Birds of Western Australia- Margaret River

Who loves a good wine? I do!! At the Margaret River Region, I whet my own appetite and savored good wines at some wineries-nearly soused! My accommodation was a very unique building- once a chapel, later transformed into Bed and Breakfast! It was a very comfortable and cozy place to stay, but the best part about this place was feathered friends who lived in the forest close by, make daily morning visits to the garden!! Almost as early as 5am, I could hear birds chirping outside! Quickly I made myself some hot coffee, grabbed my gears, and sat at the porch area! Talk about armchair birding! 🙂

Some of the birds I have seen and taken photos in the garden were-

  1. New Holland Honeyeater
  2. Galah
  3. Australian Ringneck
  4. Common Bronzewing
  5. White Naped Honeyeater
  6. Western Gerygone
  7. Little Corella
  8. Red Wattlebird
  9. Western Rosella
  10. Unknown flying duck that landed in neighbour’s pool!
White Naped Honeyeater

White Naped Honeyeater

 Red Wattlebird

Red Wattlebird

New Holland honeyeater

New Holland honeyeater

From left- Western Gerygone, Galah, Common Bronzewing

From left- Western Gerygone, Galah, Common Bronzewing

A short drive from my Bed and Breakfast place landed me at the Rotary Park! It was only a short visit and I only walked along the trail near the car-park area! Already I could here  rustling of leaves and while I was still trying to make sense of what was moving behind those scrubs…a huge flock of fairywrens popped out of nowhere! They all looked kind of different in colour, but since Variegated Fairywren (Malurus lamberti),  Red-winged Fairywren (Malurus elegans) and Blue-breasted Fairywren (Malurus pulcherrimus) can be found here, I tried to take photos of everyone of them…! But they outnumbered me and moved on too quickly for me to take photos of everyone of them!!!! Anyway, it was still an extraordinary sight to see them in large numbers!

Red-winged Fairywren, male and female

Red-winged Fairywren, male and female

Red-winged Fairywren but with a white back

Red-winged Fairywren but with a white back

Blue-breasted Fairywren

Blue-breasted Fairywren

Birds of Western Australia- Gloucester National Park, Pemberton

The Gloucester National Park at Pemberton was one of our brief stops before we further hurtled down South. It was a soggy mid-morning, but light drizzles however, awakened the birds of Spring and at the car park, we were greeted by Australian Ringneck (Barnardius zonarius), Rufous Treecreepers (Climacteris rufus) and even a few Red-Winged Fairywrens (Malurus elegans) peeked out from their hiding scrubs!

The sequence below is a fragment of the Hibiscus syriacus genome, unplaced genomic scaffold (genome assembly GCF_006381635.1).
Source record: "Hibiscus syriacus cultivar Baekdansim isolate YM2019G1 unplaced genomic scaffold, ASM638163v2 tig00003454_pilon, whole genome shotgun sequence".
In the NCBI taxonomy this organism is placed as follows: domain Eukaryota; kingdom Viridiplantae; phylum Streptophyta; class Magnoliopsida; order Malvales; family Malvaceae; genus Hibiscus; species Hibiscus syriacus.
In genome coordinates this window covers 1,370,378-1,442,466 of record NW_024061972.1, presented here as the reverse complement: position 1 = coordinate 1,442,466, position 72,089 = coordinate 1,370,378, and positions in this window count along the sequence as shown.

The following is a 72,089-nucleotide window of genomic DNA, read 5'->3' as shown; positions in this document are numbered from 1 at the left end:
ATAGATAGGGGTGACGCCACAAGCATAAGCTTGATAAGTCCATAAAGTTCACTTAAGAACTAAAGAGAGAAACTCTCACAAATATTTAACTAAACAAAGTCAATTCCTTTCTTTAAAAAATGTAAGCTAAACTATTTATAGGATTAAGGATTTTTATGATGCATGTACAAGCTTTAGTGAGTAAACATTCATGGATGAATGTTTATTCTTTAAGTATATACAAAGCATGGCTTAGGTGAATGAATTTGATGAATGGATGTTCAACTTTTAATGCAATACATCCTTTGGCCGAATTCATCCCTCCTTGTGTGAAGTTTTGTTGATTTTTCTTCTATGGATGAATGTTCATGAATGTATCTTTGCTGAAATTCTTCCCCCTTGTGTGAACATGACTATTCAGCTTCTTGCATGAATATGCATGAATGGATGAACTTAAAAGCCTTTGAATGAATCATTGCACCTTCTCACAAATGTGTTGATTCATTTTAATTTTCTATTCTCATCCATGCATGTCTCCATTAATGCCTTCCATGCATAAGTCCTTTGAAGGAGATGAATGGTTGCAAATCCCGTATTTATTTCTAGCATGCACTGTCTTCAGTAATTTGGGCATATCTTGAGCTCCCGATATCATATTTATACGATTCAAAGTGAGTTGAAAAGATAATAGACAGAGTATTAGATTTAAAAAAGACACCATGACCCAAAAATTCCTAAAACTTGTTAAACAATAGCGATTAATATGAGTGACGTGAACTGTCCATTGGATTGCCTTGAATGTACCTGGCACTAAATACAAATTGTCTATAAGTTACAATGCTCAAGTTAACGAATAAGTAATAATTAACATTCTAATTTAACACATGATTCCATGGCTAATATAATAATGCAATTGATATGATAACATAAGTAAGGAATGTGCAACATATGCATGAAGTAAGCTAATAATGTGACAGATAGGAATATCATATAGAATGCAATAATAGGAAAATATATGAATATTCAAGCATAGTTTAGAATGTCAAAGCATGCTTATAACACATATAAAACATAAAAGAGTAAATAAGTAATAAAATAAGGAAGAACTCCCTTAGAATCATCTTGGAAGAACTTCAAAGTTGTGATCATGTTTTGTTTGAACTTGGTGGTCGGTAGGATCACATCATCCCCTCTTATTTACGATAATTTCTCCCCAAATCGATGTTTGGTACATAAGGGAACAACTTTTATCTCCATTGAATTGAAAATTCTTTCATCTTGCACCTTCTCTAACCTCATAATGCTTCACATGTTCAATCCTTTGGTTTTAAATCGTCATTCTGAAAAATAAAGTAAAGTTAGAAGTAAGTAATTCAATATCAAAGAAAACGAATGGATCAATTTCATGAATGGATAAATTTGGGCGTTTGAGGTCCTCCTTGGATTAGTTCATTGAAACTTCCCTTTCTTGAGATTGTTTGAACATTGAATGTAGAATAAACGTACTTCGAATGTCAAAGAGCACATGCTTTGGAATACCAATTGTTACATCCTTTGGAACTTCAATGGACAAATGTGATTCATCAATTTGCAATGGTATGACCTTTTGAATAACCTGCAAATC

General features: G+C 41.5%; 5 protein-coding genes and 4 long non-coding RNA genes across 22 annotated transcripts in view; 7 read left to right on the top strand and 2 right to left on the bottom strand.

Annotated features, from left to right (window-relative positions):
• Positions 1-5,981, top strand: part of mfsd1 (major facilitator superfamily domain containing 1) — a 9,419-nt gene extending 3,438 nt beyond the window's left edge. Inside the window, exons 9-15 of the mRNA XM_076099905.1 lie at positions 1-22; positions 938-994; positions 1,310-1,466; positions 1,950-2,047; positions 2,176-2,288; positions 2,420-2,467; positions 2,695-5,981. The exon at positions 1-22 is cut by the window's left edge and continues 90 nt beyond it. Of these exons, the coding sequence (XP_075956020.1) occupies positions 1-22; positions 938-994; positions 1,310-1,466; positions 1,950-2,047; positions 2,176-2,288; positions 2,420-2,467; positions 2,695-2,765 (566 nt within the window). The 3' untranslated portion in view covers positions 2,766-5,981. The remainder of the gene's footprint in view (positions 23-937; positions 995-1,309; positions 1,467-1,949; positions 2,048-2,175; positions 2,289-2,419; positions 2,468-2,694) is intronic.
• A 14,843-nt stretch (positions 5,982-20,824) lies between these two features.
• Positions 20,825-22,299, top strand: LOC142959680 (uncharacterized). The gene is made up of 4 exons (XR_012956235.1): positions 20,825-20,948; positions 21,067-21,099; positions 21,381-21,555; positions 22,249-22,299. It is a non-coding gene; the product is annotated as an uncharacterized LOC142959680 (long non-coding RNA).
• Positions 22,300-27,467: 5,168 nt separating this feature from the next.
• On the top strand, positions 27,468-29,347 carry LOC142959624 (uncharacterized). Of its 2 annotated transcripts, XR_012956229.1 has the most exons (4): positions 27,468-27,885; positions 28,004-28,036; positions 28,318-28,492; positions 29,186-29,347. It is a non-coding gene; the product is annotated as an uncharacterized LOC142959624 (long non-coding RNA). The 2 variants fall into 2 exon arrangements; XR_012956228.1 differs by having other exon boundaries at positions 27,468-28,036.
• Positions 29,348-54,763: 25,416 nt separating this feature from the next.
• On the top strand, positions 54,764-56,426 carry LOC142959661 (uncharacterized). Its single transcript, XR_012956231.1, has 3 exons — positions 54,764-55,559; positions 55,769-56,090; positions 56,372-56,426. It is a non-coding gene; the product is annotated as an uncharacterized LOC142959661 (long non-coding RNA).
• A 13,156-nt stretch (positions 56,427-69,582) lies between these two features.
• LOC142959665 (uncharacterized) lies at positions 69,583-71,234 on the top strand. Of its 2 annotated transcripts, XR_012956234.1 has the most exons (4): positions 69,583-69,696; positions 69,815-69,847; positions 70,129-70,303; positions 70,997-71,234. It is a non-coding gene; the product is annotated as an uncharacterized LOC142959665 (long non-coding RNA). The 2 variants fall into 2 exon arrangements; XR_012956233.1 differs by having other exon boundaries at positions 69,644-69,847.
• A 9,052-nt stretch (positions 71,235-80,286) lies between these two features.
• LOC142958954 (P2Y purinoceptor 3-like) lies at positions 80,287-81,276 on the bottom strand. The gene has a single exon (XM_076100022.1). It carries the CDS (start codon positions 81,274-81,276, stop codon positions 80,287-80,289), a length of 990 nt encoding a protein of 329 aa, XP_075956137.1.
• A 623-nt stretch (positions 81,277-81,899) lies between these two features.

From right- Australian Ringneck, Rufous Treecreeper

From right- Australian Ringneck, Rufous Treecreeper

Red-Winged Fairywren

Red-Winged Fairywren

“One could not leave the park without climbing the Gloucester tree”, said my friend! And so while my buddy stood in line waiting to climb up the majestic tree (apparently 61m above ground! gasp!), I took the 800m trail walk hoping to see something special. As I trekked deeper, I heard some rustling sounds coming from the ground and soon spotted a mid-sized bird with a long, pointed curved bill and white throat foraged on the ground, turning almost every leaf to find food! It should be a babbler of some sort! The babbler probably saw me as it swiftly jumped onto a tree to join the others! Wow, there must be atleast 10 of them! One soon came close to me and I quickly pressed my shutter! Its later confirmed as a White-Browed Babbler (Pomatostomus superciliosus), another endemic ticked! 😛

White-Browed Babbler at Gloucester Tree

White-Browed Babbler at Gloucester Tree

Gloucester National Park is a bird-loving place. Though there were tourists who came to see the Gloucester Tree, birds were exceptionally close and friendly. I would love to spend a full day here, but we had a Tree-Top walk at Walpole in our itinerary, even though I have height phobia, after-all, not everything is about birds! And oh, we saw a Fan-tailed cuckoo (Cacomantis flabelliformis) as we head back to collect our car! 😛

Fan-tailed Cuckoo

Fan-tailed Cuckoo